Beyond The Numbers

The Forehand Double-Edged Sword

Alcaraz extracted 239 forehand errors from his opponents, and 201 backhand errors across Indian Wells & Miami
April 27, 2023
Early forehand errors in points plays an outside role in winning and losing matches.
ATP Tour
Early forehand errors in points plays an outside role in winning and losing matches. By Craig O'Shannessy

Which shot breaks down more in today's game? The forehand or the backhand?

An Infosys ATP Beyond The Numbers analysis of errors from forehand and backhand returns and groundstrokes uncovers a paradigm shift in the modern game. The traditional school of thought was to go after your opponent's backhand and hammer away at it until it breaks. Old-school logic makes perfect sense until you see a stats sheet.

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In today's game, the numbers tell you it's the exact opposite.

It's now about taking time away from the forehand and rushing it into early errors in the rally. Exploit the size of the backswing. Take time away to prepare. Put the offensive shot on defense and watch the errors flow.

The new school of Infosys ATP match statistics clearly shows that throwing heat at forehands in the 0-4 rally length extracts errors at a significantly higher rate than backhands in longer rallies of 5+ shots or even backhands in general. First-strike forehands are a much bigger liability than any of us thought.

The data set is comprised of Carlos Alcaraz's 10 completed matches at the 2023 BNP Paribas Open, which he won, and the recent Miami Open presented by Itau, where he lost in the semi-finals to Jannik Sinner.

Of the 1276 points played, 73 per cent ended in an error, while 27 per cent were winners. We clearly play a sport of errors much more than winners, and forehands dominate this landscape.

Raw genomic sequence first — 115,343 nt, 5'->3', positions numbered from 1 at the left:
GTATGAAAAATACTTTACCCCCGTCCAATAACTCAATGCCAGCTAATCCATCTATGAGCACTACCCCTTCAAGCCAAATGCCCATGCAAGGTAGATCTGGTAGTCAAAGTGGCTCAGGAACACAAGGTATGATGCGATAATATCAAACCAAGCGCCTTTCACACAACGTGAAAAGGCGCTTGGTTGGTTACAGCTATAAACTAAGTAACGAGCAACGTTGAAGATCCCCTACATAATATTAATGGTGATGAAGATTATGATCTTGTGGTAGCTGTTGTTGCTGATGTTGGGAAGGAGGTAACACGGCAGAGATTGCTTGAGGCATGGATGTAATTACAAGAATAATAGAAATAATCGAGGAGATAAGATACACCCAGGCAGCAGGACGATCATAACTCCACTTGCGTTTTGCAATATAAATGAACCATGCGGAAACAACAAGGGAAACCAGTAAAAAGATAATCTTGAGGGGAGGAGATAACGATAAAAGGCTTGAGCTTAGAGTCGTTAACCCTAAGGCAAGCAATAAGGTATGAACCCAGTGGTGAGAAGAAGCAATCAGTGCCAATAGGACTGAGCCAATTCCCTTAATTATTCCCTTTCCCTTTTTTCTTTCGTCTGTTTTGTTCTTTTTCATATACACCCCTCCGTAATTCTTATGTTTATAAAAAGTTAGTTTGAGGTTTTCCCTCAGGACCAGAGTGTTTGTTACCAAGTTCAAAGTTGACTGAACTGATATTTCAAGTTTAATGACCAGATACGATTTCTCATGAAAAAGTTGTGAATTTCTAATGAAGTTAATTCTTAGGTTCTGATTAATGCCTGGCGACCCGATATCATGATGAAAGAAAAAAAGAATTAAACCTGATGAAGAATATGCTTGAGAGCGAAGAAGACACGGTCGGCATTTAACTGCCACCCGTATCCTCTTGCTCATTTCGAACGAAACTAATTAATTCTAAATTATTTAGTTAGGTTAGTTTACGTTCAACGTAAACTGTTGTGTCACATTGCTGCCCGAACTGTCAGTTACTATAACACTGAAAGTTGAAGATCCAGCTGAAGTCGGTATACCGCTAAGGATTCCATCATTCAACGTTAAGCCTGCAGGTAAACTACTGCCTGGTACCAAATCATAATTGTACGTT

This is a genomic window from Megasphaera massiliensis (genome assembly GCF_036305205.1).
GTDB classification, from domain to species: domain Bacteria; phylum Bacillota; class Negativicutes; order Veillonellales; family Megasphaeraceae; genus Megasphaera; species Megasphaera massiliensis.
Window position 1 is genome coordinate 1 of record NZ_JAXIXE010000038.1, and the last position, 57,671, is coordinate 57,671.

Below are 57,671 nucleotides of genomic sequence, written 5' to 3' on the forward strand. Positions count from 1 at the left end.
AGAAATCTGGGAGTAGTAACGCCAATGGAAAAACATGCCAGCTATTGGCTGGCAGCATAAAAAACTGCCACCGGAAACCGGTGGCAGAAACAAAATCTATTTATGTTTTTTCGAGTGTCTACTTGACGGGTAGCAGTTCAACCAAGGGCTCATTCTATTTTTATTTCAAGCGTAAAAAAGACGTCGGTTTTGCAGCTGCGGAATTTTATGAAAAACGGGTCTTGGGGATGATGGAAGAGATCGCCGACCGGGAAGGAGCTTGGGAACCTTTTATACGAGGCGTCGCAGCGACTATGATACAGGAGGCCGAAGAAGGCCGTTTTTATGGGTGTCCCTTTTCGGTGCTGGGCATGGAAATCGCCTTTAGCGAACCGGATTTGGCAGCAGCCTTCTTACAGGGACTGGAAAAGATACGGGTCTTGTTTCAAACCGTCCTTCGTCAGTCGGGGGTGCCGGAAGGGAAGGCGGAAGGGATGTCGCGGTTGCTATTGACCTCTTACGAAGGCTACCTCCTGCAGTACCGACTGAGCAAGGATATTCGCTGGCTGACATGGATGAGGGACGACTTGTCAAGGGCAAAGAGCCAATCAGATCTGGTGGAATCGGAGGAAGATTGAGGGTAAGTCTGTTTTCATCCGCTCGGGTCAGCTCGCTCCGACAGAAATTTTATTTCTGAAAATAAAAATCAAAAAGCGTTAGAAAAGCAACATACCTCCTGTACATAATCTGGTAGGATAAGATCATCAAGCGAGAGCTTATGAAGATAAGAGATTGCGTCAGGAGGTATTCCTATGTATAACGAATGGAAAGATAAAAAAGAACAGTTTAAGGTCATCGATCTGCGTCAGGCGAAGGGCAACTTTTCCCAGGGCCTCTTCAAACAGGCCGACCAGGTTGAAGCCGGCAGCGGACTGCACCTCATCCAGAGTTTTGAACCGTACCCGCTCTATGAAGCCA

Alcaraz Points Won
The number one way (winners or errors) Alcaraz won points was by extracting forehand errors from his opponents in the 0-4 rally length, with 139, or 20 per cent of total points won. Those forehand errors are comprised of three specific shots:

• Forehand return errors
• Serve +1 forehand errors
• Return +1 forehand errors

Overall, Alcaraz extracted 239 forehand errors from his opponents, and 201 backhand errors. Below is the opponent error total.

• Opponent 0-4 forehand errors = 32% (139)
• Opponent 0-4 backhand errors = 29% (129)
• Opponent 5+ forehand errors = 23% (100)
• Opponent 5+ backhand errors = 16% (72)
• Total = 440 errors

Alcaraz forced 61 per cent (268/440) of forehand and backhand return and groundstroke errors in the 0-4 rally length and 39 per cent (172/440) in 5+ rallies. Attack first. Check the scoreboard for an update later.

Opponent Points Won
Alcaraz's opponents also won most of their points (winners & errors) by extracting forehand errors in the 0-4 shot rally length from Alcaraz with 149, or 26 per cent of their total points won.

Overall, opponents extracted 236 forehand errors from Alcaraz and 182 backhand errors.

• Alcaraz 0-4 forehand errors = 36% (149)
• Alcaraz 0-4 backhand errors = 29% (123)
• Alcaraz 5+ forehand errors = 21% (87)
• Alcaraz 5+ backhand errors = 14% (59)
• Total = 418 errors

Combined Points Won
Combining error totals from both players shows that forehand errors in the 0-4 rally length dominate the landscape.

• 0-4 forehand errors = 34% (288)
• 0-4 backhand errors = 29% (252)
• 5+ forehand errors = 22% (187)
• 5+ backhand errors = 15% (131)
• Total = 858 errors

Early forehand errors in the rally occur at more than twice the rate (34% to 15%) as backhand errors in an established point of five shots or more. The large size of the forehand backswing versus the compact backhand backswing is the key. The bigger forehand backswing can be rushed. Contact can be compromised. Forehands simply don't defend as well as backhands.

The modern backhand is built to survive. The modern forehand is built to attack. Therein lies opportunity. The ego of the forehand can be exploited.

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